Process Costing In Management Accounting

July 22, 2021

Process Costing

The total cost is $150,000, and with 150,000 units produced, its cost-per-unit is $1. Two of the primary methods of determining the cost of each product are process costing and job costing. Job costing, in contrast, tracks all direct and indirect costs for each item or project. This is more commonly used by companies that offer custom products or services and price each one individually. The next step is to calculate cost per unit for both direct materials and conversion costs for each stage of the process.

Process Costing

By-products may require further processing after being separated from the main products. The point at which they are separated from the main product is called the ‘split off point.’ Till the split-off point all expenses incurred are considered to be joint expenses. The reason being business is earning profits from itself. So provision is to be created to value the stock at cost price when the concept of inter-process profit is introduced. In so many organisations the management may decide to transfer the product of one process to the next process not at the cost of production but at the market price or by adding profit in the cost. The profit may be agreed percentage either on cost price or on transfer price.

Finished Goods

All those expenses which are specially incurred for a process like corks, bottles, bags or primary packing material is the direct expenses incurred for that product or process. Separate products are produced, but the second product uses some of the first product in its manufacturing operations. In a fertiliser plant, acid phosphate is produced in one department. Some of this is sold and the rest is used in manufacturing fertiliser. Simultaneous Production – Different products, with or without by-product, are simultaneously produced in one or more processes. Process industries may also have problems of joint/by-products.

The account is debited with the cost of materials, labour and overheads relating to the process and the value of byproducts and scrap is credited. The balance of this account, representing the cost of a process, is passed on to the next process and so on until the final product is completed. The opening stock is shown on the debit side of the account prepared for the process concerned while the closing stock is shown on its credit side. For this reason, the amount standing at the credit of abnormal gain account will not be transferred to profit and loss account as it is. Amount of scrap value relating to five units will be debited to abnormal gain account and the balance thus arrived at will be transferred to profit and loss account for the year.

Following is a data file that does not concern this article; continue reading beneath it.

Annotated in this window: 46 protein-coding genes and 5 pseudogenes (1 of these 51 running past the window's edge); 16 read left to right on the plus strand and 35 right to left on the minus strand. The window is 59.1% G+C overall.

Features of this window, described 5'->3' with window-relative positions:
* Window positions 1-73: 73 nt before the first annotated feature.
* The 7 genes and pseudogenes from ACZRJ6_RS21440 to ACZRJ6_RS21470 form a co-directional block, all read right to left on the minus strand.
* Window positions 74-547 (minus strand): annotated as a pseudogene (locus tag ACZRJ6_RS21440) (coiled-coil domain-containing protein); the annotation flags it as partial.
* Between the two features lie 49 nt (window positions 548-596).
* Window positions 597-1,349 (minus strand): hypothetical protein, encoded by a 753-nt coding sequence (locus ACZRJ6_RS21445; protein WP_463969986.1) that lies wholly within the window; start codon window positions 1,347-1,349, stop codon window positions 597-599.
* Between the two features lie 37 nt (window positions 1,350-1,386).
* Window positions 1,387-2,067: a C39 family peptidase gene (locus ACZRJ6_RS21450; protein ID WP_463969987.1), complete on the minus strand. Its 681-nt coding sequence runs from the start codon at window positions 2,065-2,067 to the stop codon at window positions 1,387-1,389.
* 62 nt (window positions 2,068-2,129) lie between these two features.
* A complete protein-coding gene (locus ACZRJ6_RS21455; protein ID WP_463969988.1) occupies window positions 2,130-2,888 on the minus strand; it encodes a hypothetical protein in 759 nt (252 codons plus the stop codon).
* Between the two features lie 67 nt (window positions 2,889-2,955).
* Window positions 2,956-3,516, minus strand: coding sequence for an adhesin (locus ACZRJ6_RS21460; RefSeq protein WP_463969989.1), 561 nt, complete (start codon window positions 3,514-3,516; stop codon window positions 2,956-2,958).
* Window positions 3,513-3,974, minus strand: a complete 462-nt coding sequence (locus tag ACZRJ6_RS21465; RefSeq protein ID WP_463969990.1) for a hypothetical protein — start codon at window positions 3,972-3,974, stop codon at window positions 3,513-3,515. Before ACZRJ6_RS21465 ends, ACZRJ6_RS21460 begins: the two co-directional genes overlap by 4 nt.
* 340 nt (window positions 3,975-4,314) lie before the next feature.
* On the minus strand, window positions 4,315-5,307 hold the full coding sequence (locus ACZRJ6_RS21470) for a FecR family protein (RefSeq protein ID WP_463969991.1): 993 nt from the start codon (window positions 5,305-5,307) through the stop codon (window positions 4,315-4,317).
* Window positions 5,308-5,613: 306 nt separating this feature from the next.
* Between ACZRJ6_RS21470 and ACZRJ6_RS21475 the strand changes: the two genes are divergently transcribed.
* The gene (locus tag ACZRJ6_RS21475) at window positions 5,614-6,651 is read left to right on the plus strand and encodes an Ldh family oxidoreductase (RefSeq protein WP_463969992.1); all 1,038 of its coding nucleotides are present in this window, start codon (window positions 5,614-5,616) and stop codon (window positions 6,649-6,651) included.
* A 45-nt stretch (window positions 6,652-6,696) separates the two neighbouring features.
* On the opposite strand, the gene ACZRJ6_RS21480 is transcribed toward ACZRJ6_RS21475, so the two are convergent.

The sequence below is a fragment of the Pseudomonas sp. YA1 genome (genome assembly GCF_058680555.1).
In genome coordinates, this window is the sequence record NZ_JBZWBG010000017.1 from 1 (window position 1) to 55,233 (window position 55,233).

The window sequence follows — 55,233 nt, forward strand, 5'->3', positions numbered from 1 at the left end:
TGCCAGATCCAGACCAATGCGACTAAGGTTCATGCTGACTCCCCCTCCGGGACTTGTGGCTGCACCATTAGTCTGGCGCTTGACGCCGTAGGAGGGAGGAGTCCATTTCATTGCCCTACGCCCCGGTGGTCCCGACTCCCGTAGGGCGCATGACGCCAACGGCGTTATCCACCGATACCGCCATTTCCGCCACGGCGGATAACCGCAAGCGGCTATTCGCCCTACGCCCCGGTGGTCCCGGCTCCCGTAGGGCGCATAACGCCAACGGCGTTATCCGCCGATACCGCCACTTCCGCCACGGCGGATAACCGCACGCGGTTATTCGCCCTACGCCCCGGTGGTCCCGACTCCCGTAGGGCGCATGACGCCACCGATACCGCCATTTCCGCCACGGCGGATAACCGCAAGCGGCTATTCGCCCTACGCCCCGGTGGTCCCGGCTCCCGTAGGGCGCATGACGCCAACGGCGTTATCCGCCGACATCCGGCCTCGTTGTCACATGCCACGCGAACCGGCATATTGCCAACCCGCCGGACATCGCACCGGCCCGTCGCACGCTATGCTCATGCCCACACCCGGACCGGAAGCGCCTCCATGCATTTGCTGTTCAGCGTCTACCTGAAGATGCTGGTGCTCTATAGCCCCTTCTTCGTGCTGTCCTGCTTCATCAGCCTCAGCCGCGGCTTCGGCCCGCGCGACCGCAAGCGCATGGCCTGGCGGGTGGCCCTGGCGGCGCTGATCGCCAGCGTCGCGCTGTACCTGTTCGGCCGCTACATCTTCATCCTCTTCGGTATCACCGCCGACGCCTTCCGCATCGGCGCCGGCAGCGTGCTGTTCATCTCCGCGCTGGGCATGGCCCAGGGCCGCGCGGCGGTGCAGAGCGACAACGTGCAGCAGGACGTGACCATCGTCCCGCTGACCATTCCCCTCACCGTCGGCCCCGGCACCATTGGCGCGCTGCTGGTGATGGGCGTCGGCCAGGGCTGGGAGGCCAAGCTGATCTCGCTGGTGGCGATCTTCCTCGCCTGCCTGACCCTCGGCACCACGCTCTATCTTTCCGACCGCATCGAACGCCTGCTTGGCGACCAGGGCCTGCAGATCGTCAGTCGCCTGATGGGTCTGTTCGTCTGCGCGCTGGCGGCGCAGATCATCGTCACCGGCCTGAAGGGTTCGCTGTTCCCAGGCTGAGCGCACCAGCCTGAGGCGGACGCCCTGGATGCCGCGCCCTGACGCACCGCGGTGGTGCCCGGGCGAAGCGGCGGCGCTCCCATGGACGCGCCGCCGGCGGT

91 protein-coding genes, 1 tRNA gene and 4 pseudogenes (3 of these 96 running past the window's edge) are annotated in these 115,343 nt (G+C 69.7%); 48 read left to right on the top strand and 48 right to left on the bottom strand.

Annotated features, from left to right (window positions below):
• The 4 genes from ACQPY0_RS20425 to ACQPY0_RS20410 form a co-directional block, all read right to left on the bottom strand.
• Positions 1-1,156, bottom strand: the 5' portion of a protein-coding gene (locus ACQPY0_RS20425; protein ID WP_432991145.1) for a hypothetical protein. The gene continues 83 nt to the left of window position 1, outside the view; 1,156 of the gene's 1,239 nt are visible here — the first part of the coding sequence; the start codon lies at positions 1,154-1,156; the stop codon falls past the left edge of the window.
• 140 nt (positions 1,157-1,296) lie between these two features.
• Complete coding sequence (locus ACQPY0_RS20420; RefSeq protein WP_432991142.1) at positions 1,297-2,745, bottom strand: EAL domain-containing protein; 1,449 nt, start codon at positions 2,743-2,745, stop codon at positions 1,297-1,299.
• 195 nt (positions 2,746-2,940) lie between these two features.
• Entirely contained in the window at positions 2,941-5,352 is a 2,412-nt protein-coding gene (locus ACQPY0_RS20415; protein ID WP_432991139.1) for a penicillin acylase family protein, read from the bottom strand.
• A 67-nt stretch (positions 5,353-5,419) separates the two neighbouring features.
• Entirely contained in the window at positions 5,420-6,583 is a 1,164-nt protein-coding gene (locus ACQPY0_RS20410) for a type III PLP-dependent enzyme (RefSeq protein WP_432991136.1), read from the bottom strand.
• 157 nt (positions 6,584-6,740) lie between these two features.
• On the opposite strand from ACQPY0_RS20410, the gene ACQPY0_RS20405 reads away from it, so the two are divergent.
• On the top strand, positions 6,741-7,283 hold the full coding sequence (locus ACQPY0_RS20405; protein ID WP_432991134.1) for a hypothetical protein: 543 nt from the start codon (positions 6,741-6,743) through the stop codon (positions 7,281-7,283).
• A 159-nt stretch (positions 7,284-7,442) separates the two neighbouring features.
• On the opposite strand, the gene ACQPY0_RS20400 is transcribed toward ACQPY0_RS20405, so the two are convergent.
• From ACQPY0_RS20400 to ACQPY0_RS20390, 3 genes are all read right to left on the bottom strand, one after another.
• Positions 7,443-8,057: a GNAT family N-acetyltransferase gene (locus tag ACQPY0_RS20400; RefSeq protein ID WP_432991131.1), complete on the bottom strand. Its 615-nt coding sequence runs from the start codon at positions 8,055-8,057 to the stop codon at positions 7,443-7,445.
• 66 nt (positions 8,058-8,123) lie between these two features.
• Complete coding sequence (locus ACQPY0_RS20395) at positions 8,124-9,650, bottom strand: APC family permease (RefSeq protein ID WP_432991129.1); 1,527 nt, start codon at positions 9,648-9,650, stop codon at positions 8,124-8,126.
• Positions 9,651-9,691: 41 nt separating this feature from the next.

Process Costing

Management accountants may also leave out production costs and create under-costed products. Under-costed products usually result in lower business profits because goods are actually more expensive than actually reported. When no complexity of process costing is involved, process cost determination is a very simple exercise. It is not possible to trace the items of prime cost of a particular order, as its identity is lost in continuous production. The cost per unit can be ascertained at the end of any manufacturing process by dividing the total cost of a process by the number of units produced in that process.

3 Determining Equivalent Units

Summarize total costs to account for and Compute equivalent unit costs. For certain types of manufacturers, Process Costing is the most practical and efficient accounting method for determining product costs. Still, this method has both advantages and disadvantages.

It is a subset of operation costing typically applicable to manufacturing entities mass-producing a homogeneous product. Industries producing a standardized product wherein raw materials pass through multiple processes to obtain the final output are prime employers of the process costing technique. We focus on the weighted average approach here and leave the discussion of the FIFO method to more advanced cost accounting textbooks. Figure 4.1 “A Comparison of Cost Flows for Job Costing and Process Costing” shows how product costs flow through accounts for job costing and process costing systems. Table 4.1 “A Comparison of Process Costing and Job Costing” outlines the similarities and differences between these two costing systems.